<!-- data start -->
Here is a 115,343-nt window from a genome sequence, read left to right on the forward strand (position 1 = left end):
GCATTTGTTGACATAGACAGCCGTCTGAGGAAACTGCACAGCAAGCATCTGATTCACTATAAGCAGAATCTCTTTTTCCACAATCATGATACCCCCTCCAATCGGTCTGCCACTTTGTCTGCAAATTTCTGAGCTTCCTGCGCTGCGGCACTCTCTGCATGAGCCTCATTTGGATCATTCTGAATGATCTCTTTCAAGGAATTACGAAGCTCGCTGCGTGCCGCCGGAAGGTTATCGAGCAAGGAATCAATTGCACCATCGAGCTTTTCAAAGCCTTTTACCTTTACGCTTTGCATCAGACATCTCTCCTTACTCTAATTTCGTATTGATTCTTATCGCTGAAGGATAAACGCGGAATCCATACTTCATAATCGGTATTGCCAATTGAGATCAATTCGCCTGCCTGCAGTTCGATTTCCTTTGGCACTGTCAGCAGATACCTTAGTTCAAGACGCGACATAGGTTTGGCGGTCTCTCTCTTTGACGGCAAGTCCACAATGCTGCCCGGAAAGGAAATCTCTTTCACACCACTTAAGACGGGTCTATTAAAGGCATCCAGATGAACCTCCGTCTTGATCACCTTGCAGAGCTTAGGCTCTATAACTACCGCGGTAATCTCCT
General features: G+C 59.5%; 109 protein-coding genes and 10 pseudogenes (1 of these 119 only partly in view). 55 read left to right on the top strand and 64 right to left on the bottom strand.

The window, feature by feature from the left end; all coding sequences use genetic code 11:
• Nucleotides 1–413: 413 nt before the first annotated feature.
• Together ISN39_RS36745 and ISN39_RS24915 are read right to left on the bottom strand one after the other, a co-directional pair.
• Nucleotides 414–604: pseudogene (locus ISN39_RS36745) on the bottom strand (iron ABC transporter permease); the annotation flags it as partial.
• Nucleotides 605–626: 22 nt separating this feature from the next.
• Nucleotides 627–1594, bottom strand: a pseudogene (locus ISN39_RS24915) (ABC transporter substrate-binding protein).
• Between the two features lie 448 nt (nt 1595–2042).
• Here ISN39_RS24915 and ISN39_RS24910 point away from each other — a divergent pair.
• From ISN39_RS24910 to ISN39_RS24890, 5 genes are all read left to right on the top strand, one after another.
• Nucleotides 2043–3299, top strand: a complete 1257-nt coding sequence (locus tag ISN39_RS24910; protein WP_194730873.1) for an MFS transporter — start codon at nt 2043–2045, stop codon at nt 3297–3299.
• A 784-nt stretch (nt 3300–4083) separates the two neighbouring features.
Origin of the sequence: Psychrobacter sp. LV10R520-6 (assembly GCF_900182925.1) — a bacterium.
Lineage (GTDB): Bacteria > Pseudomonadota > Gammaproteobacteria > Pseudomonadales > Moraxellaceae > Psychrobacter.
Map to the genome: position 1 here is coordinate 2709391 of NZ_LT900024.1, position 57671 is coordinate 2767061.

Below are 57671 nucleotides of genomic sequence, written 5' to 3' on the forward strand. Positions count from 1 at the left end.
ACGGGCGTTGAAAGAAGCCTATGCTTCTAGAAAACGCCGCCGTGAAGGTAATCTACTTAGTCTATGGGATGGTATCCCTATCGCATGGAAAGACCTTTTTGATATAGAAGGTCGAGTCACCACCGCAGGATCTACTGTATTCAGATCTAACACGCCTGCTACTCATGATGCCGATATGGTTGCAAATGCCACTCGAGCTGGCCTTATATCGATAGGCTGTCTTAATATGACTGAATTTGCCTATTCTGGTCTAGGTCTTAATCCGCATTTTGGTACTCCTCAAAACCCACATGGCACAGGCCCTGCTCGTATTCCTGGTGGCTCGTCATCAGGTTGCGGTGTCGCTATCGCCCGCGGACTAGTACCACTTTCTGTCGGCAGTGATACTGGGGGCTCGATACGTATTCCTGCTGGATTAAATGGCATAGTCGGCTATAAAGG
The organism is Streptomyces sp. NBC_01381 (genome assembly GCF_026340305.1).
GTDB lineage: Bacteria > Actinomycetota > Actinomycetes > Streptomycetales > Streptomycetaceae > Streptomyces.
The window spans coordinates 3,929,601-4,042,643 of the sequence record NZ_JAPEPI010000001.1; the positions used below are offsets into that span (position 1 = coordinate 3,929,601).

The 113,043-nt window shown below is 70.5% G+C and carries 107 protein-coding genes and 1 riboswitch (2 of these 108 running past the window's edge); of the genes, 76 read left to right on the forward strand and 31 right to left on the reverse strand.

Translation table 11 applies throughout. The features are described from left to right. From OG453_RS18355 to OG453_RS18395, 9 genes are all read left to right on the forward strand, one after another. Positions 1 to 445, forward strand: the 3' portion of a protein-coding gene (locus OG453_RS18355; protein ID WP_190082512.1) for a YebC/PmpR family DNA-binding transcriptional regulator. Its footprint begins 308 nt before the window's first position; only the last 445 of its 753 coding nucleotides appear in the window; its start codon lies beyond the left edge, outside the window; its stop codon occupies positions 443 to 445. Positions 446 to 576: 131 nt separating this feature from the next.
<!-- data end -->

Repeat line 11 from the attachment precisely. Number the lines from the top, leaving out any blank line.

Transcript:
• Here ISN39_RS24915 and ISN39_RS24910 point away from each other — a divergent pair.